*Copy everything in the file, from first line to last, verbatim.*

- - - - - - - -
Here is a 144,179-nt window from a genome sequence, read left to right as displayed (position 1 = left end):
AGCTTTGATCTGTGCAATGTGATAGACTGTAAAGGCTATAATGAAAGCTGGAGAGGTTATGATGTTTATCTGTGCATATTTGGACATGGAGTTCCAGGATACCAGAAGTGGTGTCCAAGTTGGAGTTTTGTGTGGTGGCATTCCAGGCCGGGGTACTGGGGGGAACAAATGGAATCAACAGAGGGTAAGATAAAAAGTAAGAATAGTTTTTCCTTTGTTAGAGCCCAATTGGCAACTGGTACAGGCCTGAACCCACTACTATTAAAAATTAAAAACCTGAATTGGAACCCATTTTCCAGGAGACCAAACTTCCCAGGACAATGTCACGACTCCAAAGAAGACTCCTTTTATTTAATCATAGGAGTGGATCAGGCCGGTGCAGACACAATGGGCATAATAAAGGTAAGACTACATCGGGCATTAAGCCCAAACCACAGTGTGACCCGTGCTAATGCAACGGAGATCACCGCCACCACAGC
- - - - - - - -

Here is a 144,179-nt window from a genome sequence, read left to right as displayed (position 1 = left end):
AGCTTTGATCTGTGCAATGTGATAGACTGTAAAGGCTATAATGAAAGCTGGAGAGGTTATGATGTTTATCTGTGCATATTTGGACATGGAGTTCCAGGATACCAGAAGTGGTGTCCAAGTTGGAGTTTTGTGTGGTGGCATTCCAGGCCGGGGTACTGGGGGGAACAAATGGAATCAACAGAGGGTAAGATAAAAAGTAAGAATAGTTTTTCCTTTGTTAGAGCCCAATTGGCAACTGGTACAGGCCTGAACCCACTACTATTAAAAATTAAAAACCTGAATTGGAACCCATTTTCCAGGAGACCAAACTTCCCAGGACAATGTCACGACTCCAAAGAAGACTCCTTTTATTTAATCATAGGAGTGGATCAGGCCGGTGCAGACACAATGGGCATAATAAAGGTAAGACTACATCGGGCATTAAGCCCAAACCACAGTGTGACCCGTGCTAATGCAACGGAGATCACCGCCACCACAGC